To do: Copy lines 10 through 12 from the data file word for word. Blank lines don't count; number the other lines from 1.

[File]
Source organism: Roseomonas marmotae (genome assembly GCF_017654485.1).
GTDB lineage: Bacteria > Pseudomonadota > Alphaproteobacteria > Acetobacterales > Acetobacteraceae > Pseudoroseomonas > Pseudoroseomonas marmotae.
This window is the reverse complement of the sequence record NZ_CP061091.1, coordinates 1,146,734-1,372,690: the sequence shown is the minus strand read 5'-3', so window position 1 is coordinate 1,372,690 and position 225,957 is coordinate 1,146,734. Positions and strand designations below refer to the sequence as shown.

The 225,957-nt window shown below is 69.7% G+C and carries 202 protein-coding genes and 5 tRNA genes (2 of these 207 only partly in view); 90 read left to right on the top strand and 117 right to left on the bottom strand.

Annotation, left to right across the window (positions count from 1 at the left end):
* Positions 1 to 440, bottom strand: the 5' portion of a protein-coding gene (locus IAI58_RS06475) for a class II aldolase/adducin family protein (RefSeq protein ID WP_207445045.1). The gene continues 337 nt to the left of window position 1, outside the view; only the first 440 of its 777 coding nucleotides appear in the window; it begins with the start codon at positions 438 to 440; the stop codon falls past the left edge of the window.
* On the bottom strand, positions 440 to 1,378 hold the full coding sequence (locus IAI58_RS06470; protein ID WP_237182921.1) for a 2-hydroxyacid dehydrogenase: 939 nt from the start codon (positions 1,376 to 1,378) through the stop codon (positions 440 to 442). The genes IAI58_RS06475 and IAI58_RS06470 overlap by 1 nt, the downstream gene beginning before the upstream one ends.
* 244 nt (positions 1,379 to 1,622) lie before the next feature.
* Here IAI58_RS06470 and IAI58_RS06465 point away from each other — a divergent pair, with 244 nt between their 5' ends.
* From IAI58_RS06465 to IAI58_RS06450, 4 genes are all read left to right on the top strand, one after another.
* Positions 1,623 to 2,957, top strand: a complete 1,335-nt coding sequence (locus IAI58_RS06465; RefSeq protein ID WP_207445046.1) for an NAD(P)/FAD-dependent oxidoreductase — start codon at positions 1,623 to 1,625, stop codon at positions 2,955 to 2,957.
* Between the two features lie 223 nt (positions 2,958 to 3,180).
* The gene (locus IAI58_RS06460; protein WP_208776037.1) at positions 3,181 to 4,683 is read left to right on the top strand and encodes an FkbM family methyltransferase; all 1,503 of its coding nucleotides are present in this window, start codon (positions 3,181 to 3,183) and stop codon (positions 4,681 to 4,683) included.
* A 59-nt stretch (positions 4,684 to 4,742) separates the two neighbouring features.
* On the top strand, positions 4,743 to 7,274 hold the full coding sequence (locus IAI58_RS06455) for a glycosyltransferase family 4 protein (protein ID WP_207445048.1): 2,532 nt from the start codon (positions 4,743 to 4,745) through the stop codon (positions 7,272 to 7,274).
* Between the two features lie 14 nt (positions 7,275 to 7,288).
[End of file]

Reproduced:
* From IAI58_RS06465 to IAI58_RS06450, 4 genes are all read left to right on the top strand, one after another.
* Positions 1,623 to 2,957, top strand: a complete 1,335-nt coding sequence (locus IAI58_RS06465; RefSeq protein ID WP_207445046.1) for an NAD(P)/FAD-dependent oxidoreductase — start codon at positions 1,623 to 1,625, stop codon at positions 2,955 to 2,957.
* Between the two features lie 223 nt (positions 2,958 to 3,180).